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FBI Broke Law At Reporters Expense

August 9. 2008

FBI director Robert Mueller. Yea, you need to be praying. You're gonna need Jesus when ALL your dirt comes out.

Just when you thought this week of terrible revelations about FBI headquarters couldn’t get any worse, it does. Now comes news that they illegally spied on reporters from the New York Times, the president’s least favorite newspaper, and the Washington Post, a publication that is sometimes critical of him and the FBI.

The FBI, in criminal violation of the First Amendment, unlawfully obtained the phone records of reporters from said papers, when the law requires, “The approval of the deputy attorney general” to do so. Robert Mueller has violated many laws, including the Patriot Act, at the request of the president, who he meets with weekly.

Just last month, on FBI headquarters main website, they were running their mouths regarding "debunking myths" one of which is they don't spy on American citizens. But bam, here it is again, they did.

Once again, the George W. Bush presidency hits another disgraceful low, via this arrogant attitude of “I’m the president so I can do what I want.”

You know what’s even worse about this latest incident, it is not even the tip of the iceberg regarding the illegal things FBI headquarters has been doing. Future revelations will shock and sicken you. Give it time.

Once again, the FBI needs to be closed, its headquarters fired and shuttered, and the FBI agents from the field offices, used to create a new federal law enforcement agency, utilizing a different system, as the current one is going to lead to a terrible disaster.

F.B.I. Says It Obtained Reporters’ Phone Records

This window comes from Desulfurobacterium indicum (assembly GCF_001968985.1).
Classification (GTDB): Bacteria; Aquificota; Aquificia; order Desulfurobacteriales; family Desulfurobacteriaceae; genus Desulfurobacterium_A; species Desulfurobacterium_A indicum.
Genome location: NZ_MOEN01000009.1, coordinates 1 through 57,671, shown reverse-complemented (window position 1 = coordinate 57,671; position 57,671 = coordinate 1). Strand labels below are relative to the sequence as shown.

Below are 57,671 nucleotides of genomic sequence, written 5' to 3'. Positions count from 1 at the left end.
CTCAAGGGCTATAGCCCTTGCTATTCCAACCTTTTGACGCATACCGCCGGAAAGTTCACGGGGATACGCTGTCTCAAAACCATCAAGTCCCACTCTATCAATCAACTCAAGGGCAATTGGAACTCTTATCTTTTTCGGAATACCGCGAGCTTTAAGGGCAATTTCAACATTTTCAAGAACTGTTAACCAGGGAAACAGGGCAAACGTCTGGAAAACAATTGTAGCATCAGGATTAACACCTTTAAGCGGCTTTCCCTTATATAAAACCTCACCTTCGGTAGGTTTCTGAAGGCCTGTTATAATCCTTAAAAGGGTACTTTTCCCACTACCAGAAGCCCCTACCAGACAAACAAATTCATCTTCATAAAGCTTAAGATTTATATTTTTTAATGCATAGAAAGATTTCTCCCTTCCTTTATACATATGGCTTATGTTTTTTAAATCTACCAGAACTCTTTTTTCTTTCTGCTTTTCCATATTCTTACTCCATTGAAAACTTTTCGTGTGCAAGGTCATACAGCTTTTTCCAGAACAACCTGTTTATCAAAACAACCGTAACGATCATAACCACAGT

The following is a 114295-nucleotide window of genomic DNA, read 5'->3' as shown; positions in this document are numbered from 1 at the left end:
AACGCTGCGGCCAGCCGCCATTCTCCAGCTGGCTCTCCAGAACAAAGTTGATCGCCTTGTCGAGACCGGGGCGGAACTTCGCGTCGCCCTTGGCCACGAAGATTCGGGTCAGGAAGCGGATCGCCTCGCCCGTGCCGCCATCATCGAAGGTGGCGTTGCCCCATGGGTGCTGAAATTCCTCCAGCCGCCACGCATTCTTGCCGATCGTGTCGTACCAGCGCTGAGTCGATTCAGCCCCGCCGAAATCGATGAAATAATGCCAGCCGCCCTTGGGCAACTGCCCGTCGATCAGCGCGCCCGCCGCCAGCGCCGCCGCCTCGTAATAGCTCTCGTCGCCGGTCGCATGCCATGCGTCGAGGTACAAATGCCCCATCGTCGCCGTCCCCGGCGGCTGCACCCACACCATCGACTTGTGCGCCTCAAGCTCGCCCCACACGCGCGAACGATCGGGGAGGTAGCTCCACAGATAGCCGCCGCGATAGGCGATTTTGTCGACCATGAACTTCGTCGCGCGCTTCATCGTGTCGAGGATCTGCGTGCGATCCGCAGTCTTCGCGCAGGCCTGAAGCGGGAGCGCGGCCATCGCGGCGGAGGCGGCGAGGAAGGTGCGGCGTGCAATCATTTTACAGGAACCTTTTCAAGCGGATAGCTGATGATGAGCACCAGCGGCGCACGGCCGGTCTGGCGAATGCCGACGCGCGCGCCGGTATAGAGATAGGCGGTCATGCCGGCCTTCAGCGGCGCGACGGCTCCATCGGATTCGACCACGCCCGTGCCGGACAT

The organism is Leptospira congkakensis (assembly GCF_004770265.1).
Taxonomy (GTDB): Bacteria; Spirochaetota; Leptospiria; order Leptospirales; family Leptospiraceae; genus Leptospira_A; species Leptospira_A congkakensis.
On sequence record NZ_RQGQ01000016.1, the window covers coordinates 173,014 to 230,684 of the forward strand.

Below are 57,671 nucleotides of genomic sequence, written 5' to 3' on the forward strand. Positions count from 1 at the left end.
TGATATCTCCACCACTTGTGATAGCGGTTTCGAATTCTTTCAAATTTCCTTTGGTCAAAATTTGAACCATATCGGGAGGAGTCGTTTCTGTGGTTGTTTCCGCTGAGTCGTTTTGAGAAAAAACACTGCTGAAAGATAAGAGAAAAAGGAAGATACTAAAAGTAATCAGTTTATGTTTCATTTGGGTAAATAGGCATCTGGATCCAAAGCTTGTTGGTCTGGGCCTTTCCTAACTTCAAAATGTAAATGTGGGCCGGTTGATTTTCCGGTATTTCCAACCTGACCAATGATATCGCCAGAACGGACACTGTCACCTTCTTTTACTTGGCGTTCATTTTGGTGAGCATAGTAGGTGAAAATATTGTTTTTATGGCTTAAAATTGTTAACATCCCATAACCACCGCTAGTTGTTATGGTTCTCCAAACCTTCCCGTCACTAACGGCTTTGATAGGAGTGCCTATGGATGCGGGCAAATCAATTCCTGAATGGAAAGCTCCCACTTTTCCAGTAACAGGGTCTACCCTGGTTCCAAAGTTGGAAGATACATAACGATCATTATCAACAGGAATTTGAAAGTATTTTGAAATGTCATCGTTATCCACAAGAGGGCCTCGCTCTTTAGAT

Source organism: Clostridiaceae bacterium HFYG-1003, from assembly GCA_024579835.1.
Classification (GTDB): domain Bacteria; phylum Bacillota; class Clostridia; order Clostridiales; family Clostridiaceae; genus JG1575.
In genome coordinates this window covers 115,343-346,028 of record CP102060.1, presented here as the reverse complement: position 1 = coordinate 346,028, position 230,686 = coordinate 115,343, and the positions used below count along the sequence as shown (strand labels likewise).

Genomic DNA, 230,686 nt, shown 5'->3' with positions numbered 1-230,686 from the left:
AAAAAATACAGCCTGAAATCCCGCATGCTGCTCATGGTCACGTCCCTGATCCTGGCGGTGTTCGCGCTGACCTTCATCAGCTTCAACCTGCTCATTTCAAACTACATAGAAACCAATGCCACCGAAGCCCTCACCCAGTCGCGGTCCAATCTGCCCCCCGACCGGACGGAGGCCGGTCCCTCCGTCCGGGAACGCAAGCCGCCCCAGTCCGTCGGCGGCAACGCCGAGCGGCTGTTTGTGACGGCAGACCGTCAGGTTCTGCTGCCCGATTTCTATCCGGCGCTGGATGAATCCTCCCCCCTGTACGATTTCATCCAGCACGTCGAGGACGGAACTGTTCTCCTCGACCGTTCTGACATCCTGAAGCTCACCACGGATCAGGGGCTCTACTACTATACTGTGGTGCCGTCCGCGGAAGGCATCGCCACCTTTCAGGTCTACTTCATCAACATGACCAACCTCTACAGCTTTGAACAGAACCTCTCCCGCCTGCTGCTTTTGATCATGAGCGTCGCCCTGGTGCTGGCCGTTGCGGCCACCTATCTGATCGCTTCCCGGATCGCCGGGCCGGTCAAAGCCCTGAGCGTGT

Published: August 8, 2008 - WASHINGTON — The Federal Bureau of Investigation said Friday that it had improperly obtained the phone records of reporters for The New York Times and The Washington Post in the newspapers’ Indonesia bureaus in 2004.

Robert S. Mueller III, director of the F.B.I., disclosed the episode in a phone call to Bill Keller, the executive editor of The Times, and apologized for it. He also spoke with Leonard Downie Jr., the executive editor of The Washington Post, to apologize.

F.B.I. officials said the incident came to light as part of the continuing review by the Justice Department inspector general’s office into the bureau’s improper collection of telephone records through “emergency” records demands issued to phone providers.

The records were apparently sought as part of a terrorism investigation, but the F.B.I. did not explain what was being investigated or why the reporters’ phone records were considered relevant.

The Justice Department places a high bar on the collection of reporters’ records in investigations because of First Amendment concerns, and obtaining such records requires the approval of the deputy attorney general. That requirement was not followed when the F.B.I. obtained the records of two reporters for The Times in Indonesia, Raymond Bonner and Jane Perlez, as well as two reporters there for The Post, Ellen Nakashima and Natasha Tampubolon, officials said.




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